The Via dei Cappellari is a side street on the west side of the Campo de’ Fiori in Rome. In the past it was longer than it is nowadays and under the name Via Tecta or Porticus Maximae probably included the present Via dei Giubbonari, Via di Santa Maria del Pianto and the Via del Portico d’Ottavia, to end up at the Theater of Marcellus.
Via dei Cappellari Rome
Like many streets in the area the Via dei Cappellari gets its name from the profession of a number of its inhabitants, in this case the hat-makers. (It is sometimes claimed that the name derives from the family of Pope Gregory XVI, also called Cappellari, but they did not own any property in the area so this theory seems less likely.)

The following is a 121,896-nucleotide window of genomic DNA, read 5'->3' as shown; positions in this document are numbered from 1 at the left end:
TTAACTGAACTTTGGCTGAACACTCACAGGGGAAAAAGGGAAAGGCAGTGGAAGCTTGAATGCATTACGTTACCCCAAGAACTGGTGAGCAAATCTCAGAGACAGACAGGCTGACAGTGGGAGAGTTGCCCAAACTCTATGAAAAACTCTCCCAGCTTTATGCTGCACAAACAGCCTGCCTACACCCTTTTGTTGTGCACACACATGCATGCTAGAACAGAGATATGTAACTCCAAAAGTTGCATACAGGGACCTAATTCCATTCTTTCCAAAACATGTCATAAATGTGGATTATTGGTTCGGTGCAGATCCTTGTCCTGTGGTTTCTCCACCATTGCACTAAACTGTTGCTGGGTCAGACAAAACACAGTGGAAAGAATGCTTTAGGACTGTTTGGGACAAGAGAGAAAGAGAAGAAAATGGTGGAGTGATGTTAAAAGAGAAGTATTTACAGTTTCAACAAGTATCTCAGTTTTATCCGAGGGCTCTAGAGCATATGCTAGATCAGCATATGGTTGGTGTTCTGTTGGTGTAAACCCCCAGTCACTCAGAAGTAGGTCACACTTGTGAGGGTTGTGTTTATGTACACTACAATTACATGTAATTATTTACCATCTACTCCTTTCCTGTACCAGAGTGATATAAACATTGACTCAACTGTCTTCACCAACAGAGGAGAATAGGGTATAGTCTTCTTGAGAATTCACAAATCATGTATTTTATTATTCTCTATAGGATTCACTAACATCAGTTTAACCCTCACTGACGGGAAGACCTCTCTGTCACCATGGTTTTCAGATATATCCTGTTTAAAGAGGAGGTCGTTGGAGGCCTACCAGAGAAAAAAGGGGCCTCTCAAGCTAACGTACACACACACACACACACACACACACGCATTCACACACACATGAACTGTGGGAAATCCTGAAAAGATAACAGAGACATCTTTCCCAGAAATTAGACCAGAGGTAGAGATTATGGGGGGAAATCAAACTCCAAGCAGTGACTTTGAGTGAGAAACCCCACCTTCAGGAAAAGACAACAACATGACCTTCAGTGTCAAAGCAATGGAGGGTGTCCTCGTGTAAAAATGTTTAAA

The street has also been known under different names, such as the Via dell’Arco dei Cappellari and the Via dei Tebaldeschi. The arch in question still exists and used to lead to a monastery for women who were not nuns. It was also known as the Arco di Santa Margherita.
The Tebaldeschi nomer came from a family who owned various palazzi in the street and whose coat of arms, a rose, can still be seen on the Via dei Cappellari no. 13. The building in front, with loggia and tower, was also owned by the Tebaldeschi.
The Italian poet Pietro Trapassi, aka Metastasio, was born in the house underneath the arch (no. 29), as a plaque testifies.